FIGURE 1. If mask comes off during the tape test, it’s an adhesion problem.

In our experience, solder mask problems typically stem from application issues; the mask chemistry itself must meet an IPC spec (IPC-SM-840) and is pretty robust. I compare it to house paint: even if you use the best paint in the world, you are going to suffer substandard results if you don’t follow the surface preparation, application and drying time recommendations.

We recently tackled a solder mask problem that actually was partially flux-related. In this case, a liquid flux was interacting with solder mask and making it appear hazy and crazed, even lifting it from the substrate. The issue appeared to happen most frequently and severely around traces. A review of the wave solder process indicated no unusual steps, parameters or exposure times that could cause solder mask damage, and the PCB fabricator insisted it was a flux problem.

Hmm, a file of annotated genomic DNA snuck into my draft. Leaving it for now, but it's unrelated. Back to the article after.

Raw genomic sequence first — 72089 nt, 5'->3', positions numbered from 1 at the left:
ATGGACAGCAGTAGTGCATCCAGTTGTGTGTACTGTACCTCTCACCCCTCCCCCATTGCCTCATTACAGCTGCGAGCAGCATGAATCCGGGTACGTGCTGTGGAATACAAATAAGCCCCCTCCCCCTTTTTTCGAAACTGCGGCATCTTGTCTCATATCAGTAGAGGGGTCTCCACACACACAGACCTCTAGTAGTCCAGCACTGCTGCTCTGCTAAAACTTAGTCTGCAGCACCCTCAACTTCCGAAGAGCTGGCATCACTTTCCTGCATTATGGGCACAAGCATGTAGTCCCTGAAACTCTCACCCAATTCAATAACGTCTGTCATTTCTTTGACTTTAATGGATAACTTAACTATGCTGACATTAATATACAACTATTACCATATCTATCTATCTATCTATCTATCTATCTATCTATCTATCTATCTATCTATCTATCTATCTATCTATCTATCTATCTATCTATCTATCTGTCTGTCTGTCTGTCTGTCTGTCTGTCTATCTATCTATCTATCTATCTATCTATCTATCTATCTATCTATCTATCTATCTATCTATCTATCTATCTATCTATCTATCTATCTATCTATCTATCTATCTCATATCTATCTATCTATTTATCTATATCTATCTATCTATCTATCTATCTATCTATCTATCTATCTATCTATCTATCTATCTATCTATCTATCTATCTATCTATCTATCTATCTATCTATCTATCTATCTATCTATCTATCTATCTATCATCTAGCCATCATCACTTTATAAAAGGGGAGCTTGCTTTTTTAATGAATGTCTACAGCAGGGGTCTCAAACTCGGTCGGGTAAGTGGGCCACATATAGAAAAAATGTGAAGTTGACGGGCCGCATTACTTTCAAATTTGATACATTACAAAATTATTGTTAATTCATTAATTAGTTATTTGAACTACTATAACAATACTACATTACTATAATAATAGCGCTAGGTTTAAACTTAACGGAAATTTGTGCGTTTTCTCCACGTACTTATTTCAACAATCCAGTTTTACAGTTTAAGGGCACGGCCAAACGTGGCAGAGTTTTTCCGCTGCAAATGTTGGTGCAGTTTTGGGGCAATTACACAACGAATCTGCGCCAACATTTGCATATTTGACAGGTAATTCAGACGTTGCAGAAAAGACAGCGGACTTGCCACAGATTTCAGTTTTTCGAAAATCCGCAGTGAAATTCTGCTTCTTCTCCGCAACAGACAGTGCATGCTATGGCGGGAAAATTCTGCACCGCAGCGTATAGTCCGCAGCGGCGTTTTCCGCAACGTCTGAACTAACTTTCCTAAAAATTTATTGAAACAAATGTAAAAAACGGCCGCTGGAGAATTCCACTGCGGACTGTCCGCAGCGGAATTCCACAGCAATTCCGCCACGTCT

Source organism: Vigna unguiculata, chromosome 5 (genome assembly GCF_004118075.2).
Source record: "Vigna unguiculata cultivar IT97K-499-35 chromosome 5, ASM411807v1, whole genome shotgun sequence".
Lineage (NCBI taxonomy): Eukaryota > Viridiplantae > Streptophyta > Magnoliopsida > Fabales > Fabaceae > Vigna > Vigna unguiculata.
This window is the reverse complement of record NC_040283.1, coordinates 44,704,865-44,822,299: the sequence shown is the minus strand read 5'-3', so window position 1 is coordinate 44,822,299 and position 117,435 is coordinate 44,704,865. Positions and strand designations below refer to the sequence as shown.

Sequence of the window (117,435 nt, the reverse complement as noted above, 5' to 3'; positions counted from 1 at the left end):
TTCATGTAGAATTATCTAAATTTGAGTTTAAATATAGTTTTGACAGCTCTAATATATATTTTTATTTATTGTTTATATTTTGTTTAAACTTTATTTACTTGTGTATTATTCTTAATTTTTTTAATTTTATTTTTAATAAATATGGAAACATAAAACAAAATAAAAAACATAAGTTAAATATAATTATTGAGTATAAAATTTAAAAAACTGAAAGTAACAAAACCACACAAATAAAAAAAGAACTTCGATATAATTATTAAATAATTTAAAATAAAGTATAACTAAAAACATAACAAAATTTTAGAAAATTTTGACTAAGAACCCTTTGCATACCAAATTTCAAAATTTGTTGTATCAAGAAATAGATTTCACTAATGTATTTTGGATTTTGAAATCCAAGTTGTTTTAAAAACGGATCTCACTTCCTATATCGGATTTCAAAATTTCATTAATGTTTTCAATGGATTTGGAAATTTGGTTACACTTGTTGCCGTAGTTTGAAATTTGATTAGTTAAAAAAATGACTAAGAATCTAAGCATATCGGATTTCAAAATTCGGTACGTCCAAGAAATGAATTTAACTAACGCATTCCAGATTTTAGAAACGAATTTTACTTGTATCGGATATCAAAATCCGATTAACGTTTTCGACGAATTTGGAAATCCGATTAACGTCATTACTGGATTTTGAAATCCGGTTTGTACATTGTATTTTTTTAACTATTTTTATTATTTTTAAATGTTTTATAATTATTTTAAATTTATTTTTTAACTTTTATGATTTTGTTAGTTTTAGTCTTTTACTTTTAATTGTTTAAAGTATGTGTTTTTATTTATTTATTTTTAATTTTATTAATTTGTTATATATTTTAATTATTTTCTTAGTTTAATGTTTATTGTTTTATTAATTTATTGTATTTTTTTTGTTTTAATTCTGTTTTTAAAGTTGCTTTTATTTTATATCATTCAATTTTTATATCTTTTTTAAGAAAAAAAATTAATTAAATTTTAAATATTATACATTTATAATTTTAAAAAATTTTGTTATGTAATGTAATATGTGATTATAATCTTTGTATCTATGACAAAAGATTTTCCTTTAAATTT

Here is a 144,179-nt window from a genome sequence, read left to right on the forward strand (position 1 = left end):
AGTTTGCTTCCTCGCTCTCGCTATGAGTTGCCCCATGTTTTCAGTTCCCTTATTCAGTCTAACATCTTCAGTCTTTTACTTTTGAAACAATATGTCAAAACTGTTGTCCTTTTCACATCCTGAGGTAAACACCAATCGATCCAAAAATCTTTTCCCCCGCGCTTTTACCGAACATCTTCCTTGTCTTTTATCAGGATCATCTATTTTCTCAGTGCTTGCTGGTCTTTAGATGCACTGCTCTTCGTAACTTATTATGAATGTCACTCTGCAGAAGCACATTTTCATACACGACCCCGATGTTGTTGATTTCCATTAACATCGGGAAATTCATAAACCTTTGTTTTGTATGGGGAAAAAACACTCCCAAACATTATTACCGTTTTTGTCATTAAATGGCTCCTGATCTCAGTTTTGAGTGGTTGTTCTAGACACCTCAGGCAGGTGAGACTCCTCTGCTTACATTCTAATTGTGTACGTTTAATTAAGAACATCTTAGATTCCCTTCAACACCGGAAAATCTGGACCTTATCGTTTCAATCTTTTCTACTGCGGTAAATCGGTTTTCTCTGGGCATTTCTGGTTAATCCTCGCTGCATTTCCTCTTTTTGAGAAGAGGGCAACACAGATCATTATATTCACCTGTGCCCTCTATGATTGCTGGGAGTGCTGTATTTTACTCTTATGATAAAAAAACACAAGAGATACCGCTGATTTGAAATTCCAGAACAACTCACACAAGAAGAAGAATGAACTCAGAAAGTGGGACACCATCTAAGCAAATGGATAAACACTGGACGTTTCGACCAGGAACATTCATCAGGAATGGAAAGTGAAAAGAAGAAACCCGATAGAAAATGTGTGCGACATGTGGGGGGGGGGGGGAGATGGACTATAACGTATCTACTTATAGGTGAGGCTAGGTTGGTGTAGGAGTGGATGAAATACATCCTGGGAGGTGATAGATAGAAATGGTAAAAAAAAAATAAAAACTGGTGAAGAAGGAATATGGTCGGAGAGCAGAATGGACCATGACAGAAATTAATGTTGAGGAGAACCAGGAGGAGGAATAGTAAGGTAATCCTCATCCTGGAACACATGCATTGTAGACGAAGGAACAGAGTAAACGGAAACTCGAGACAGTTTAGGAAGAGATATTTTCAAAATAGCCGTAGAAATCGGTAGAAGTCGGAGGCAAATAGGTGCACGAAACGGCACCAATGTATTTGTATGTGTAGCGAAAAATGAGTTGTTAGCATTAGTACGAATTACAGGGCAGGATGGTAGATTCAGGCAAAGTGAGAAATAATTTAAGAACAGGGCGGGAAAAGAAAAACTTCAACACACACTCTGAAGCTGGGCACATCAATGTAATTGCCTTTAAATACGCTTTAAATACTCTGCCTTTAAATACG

We asked the user to perform a few of the simple solder mask tests while we researched the flux lot number to see if there were any production changes or other customer concerns associated with it. We found no changes or concerns on record, but this particular flux was a highly specialized, small-batch material. We theorized that perhaps some variations could have taken place within its shelf life, so we tested a sample sent back from the user. We found nothing there either – yet another hypothesis nullified.